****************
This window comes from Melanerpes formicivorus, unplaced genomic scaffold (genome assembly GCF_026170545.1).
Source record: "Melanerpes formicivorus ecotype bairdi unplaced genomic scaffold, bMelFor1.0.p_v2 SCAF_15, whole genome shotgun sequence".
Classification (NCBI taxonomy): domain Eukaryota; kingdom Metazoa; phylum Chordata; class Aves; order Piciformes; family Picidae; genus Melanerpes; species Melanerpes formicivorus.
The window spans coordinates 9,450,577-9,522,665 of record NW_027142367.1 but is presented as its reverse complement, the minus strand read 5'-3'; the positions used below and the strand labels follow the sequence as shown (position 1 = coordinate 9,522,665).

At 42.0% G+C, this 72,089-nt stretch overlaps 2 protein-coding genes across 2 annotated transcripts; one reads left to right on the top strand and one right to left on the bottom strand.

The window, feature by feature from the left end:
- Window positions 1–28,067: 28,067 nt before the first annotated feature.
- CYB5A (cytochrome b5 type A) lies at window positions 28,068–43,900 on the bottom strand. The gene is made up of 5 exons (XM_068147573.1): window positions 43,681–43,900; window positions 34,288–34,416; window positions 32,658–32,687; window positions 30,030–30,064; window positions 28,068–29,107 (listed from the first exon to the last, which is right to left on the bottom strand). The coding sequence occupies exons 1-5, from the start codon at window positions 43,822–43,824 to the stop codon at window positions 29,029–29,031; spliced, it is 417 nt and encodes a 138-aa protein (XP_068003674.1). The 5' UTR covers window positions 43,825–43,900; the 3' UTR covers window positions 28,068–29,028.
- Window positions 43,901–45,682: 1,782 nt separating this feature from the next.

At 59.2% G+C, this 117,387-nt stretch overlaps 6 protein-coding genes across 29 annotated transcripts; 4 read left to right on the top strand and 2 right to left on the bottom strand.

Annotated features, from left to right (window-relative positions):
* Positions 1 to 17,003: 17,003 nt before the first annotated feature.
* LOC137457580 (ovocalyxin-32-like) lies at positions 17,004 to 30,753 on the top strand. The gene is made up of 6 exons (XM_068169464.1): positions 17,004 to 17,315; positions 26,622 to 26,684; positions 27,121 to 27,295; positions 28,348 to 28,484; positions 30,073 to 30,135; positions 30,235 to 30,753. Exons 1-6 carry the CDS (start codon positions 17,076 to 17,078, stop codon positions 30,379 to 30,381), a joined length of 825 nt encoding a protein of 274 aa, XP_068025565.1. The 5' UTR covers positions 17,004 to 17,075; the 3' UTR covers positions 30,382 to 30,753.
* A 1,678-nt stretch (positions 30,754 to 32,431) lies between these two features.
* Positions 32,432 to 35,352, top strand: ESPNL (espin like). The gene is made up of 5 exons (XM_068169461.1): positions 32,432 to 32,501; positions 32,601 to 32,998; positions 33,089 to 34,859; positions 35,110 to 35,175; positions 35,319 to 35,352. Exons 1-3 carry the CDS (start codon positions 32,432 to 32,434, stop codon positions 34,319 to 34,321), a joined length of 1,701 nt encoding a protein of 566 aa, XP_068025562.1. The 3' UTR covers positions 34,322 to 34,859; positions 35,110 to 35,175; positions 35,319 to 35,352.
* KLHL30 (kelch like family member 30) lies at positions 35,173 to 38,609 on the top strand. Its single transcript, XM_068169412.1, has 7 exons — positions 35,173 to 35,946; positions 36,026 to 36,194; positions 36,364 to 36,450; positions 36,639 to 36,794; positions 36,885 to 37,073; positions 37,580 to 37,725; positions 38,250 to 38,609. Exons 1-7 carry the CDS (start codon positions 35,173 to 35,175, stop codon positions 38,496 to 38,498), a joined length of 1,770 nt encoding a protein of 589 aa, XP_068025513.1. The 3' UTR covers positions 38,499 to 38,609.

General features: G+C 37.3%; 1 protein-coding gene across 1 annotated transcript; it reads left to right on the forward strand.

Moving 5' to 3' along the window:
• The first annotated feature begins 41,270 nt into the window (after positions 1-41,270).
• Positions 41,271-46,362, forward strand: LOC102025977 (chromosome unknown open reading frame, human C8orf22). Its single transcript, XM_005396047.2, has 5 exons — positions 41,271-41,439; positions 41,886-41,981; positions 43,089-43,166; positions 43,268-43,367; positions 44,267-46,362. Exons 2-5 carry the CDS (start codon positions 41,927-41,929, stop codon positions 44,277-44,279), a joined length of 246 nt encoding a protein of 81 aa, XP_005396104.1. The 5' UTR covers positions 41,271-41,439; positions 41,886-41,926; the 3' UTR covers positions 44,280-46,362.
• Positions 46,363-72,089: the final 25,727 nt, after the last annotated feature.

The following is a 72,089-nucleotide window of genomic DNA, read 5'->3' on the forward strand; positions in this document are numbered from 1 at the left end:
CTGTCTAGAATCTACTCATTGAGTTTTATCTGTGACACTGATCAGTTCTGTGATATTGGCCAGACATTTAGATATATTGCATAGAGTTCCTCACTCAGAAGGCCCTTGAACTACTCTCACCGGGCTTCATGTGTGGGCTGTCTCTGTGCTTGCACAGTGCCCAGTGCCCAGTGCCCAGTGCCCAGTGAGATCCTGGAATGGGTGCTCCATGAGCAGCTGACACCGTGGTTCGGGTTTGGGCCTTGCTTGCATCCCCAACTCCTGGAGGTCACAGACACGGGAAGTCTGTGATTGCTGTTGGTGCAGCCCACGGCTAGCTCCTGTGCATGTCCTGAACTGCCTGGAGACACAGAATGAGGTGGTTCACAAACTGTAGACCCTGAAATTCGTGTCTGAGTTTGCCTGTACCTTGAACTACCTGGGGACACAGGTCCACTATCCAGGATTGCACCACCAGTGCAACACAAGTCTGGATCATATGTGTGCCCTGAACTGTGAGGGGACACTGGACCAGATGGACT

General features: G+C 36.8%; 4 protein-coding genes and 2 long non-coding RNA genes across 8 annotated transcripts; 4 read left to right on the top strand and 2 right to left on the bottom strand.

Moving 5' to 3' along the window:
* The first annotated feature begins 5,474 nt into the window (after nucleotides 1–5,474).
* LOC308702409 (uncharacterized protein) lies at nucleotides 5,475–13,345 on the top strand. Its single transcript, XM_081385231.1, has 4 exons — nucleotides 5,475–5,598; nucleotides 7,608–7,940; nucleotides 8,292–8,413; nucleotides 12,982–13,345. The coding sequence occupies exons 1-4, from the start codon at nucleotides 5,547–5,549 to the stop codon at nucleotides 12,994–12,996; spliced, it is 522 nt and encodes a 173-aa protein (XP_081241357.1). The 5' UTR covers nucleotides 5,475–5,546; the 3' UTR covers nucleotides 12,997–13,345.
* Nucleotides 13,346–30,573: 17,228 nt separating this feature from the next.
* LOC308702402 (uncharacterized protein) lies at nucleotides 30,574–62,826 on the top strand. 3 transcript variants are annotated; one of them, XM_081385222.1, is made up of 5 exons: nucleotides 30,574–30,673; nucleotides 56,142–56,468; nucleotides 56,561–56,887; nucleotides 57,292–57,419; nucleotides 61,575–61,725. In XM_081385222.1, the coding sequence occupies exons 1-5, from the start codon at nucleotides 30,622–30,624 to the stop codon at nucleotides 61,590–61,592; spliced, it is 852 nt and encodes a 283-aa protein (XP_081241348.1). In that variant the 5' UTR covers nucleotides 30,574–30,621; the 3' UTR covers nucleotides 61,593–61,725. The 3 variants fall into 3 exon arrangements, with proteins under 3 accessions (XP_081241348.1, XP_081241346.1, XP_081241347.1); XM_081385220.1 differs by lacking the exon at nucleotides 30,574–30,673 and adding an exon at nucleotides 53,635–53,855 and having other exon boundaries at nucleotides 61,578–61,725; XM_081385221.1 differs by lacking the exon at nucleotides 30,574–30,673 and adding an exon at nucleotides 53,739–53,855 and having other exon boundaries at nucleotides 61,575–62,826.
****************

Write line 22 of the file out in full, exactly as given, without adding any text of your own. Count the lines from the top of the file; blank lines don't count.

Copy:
The following is a 72,089-nucleotide window of genomic DNA, read 5'->3' on the forward strand; positions in this document are numbered from 1 at the left end: